By Tammy Bernier
Forbes Magazine got it right in 2012, when they considered the true meaning of the word “entrepreneur”:
“Entrepreneurs, in the purest sense, are those who identify a need — any need — and fill it. It’s a primordial urge, independent of product, service, industry or market” (Nelson, 2012).
Don’t be deceived by the word entrepreneur, which is normally associated with for-profit business. I know firsthand that entrepreneurship is defined less by the organization and more by its members’ way of thinking. An entrepreneur sees beyond what’s been thought possible, identifies the unmet need, and shares the call for change. Some current examples:
Consider the recent startup Utilis, which finds leaking pipes from space using technology previously utilized to search for water on other planets. With only 40 percent of treated water reaching consumers, this is an invaluable use of innovation.
Funding And Cost Control
Consider Governor Snyder of Michigan, who incentivized municipalities with funding for any project that would create efficiencies and budget reductions among multiple communities.
Structured Research & Development
Consider the Washington D.C. Water and Sewer Authority (DC WASA), which created a structure for R&D as an active part of their organization, working with technology platforms to bring new innovations to wastewater.
The most commonly held misconception of entrepreneurial thinking demands that our entrepreneurs be born under a special star; people hold the entrepreneurial spirit as an inborn (and rarely bestowed) gift.
This isn’t so. While this spirit may be more easily accessed in some than others, it is within each of us to find our own innovative way of thinking through actions available to all. Consider:
- Wonder. Cultivate curiosity in your team. Openly explore how they might solve a problem. Look across other industries; utilize brown bag sessions. How might it be done better? Differently?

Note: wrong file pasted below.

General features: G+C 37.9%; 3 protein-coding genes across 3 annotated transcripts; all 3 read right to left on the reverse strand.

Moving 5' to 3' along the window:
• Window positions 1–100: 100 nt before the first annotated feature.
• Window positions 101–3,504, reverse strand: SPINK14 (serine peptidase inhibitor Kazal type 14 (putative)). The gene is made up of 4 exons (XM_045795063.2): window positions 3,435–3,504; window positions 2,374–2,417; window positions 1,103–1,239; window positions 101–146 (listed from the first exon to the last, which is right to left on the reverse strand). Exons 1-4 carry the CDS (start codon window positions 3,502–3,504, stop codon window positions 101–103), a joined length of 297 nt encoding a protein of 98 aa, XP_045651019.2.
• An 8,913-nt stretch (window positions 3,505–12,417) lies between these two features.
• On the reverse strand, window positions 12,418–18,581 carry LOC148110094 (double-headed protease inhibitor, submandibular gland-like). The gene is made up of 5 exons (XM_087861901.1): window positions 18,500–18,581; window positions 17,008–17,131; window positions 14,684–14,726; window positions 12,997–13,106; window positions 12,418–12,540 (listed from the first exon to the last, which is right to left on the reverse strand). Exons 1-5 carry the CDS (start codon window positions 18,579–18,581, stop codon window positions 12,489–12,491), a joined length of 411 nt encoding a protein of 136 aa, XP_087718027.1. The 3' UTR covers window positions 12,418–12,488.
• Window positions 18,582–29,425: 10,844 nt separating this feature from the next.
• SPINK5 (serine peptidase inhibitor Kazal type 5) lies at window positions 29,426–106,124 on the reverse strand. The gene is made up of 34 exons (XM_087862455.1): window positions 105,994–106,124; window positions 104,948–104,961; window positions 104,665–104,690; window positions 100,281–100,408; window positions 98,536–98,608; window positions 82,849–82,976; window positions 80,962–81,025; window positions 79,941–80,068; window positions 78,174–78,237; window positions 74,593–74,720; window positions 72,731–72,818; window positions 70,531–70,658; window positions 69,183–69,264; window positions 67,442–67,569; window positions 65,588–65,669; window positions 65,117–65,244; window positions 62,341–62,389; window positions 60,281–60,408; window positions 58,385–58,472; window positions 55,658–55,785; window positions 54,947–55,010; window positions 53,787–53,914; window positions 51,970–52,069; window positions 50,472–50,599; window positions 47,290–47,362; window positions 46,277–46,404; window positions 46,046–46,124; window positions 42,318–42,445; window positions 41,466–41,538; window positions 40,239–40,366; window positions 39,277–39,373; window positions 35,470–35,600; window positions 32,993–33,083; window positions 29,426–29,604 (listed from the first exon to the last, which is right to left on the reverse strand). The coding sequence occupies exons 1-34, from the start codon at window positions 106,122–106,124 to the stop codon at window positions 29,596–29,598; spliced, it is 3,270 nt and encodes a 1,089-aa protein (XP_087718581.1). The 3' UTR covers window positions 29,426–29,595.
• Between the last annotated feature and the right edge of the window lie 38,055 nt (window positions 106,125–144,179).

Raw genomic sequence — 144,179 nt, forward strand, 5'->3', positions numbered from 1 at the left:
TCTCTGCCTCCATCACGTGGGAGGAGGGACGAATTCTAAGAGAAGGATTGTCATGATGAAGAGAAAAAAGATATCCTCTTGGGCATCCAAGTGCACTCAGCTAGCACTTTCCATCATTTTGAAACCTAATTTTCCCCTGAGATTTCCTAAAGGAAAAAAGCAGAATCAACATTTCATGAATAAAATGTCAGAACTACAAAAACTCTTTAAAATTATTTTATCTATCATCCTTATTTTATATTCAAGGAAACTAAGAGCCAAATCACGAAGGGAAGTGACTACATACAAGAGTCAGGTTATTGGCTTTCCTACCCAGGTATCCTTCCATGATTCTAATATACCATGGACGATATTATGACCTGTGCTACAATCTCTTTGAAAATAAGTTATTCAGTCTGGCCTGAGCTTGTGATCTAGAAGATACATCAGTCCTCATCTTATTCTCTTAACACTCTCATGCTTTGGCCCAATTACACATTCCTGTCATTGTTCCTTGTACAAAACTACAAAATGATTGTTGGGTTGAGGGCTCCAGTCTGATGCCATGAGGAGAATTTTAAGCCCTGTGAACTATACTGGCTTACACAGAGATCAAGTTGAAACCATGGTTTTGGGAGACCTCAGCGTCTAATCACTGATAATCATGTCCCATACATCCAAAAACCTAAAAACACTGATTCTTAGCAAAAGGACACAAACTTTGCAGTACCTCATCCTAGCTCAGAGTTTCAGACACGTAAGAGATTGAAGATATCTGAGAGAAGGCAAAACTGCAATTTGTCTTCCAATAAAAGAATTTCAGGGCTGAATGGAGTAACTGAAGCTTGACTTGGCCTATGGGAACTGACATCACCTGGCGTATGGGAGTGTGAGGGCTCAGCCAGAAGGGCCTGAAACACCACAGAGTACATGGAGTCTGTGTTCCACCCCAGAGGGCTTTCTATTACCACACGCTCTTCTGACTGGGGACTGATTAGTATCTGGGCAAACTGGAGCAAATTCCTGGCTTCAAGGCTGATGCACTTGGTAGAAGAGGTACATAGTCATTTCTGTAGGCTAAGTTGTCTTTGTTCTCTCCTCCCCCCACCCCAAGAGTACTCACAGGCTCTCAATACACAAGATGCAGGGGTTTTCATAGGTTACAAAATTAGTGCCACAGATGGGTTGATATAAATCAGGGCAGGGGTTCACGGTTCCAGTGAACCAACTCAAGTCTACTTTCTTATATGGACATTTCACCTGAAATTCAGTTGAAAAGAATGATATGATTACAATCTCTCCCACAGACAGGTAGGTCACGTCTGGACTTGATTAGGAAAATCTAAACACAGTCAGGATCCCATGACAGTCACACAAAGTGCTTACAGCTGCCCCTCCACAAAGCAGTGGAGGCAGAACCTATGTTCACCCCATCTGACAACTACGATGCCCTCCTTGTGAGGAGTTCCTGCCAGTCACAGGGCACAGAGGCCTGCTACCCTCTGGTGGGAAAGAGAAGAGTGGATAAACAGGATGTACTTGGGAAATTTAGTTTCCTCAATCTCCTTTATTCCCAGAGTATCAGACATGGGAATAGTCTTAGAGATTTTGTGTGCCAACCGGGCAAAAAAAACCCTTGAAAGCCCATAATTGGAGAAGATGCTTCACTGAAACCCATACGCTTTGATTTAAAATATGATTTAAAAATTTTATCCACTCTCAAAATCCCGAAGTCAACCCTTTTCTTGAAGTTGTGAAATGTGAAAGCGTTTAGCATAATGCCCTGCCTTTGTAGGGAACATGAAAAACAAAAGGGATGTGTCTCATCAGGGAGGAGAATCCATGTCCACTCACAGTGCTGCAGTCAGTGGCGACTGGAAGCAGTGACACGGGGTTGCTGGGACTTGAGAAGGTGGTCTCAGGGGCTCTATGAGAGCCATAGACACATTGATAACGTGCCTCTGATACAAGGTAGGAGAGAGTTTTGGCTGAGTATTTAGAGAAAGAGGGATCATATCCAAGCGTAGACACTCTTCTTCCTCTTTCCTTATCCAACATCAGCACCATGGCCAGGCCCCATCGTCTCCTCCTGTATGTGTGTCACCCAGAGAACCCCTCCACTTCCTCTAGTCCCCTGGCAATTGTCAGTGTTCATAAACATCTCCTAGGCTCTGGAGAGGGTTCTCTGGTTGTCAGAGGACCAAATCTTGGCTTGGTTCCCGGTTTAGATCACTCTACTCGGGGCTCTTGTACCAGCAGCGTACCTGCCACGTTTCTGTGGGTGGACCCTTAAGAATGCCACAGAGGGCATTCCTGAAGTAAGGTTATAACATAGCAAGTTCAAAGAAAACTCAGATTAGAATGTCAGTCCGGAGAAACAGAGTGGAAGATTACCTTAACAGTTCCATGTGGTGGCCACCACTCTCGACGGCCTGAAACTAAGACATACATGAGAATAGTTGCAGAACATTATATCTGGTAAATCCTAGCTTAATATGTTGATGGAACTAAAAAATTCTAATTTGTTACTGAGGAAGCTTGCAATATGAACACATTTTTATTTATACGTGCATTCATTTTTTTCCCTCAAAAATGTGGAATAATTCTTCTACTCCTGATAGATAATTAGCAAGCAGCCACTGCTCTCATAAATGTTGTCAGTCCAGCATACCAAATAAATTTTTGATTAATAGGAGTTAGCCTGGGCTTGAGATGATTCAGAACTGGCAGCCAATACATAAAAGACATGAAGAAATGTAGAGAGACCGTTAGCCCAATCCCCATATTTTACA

- Passion. Get the people on your team aligned with their passions. Maybe you have a member who is great with details; another is incredibly organized. Let them offer their best stuff! Aligning with our strengths and passions is a multiplier for our organizations. Terry Duperon, founder of Duperon Corporation, often says it best: “Success has nothing to do with what you’re not.” Capitalize on what the people in your team are and watch them create their very best.
- Purpose. People rise to a purpose greater than themselves. In water, this is a no-brainer. We have important work to do. Our industry is now, and will continue to be, challenged by emerging concerns: pharmaceuticals, endocrine disruptors, etc. Aligning to one purpose calls us to the work that demands our best.
- Opportunity. Let every breakdown, unmet need, emerging regulation, budget, or resource constraint drive the creative process. In allowing ourselves to view these obstacles as opportunities, each becomes potential for better outcomes and, before we know it, invention and innovation. If there must be a crisis, make it useful!
- Execute. A great idea is just a dream until it is executed. Act on your ideas. Be willing to act on your ideas, even if you don’t know the precise way it will go; action on its own creates the path.
We live in a world of an amazing, incredible rate of change. The resources of the human mind, tools of artificial intelligence, smart technology, the vast catalogue of knowledge that is the internet… all provide faster, more reliable answers to the problems of today. But this same rate of change will continue to challenge the human spirit as never before, presenting future problems and solutions that, today, we cannot yet conceive.
It is critical that we be relentless in our pursuit of the entrepreneurial spirit in service of innovation. I am grateful to have served as chair of the Water and Wastewater Equipment Manufacturers Association (WWEMA), which advocates, informs, and connects us to the thought leaders who have accepted this challenge.
As I pass the gavel, I am confident that we have the resources and tools necessary to meet the needs of our industry within ourselves. We have the power to meet the challenges, and the innovation to create solutions newly. It is clear to me that we have the capacity.
The question: Are we — and our organizations — ready?
Tammy Bernier is chief executive officer of the Duperon Corporation, Saginaw, MI. She served as the 2016 chair of the Water and Wastewater Equipment Manufacturers Association (WWEMA).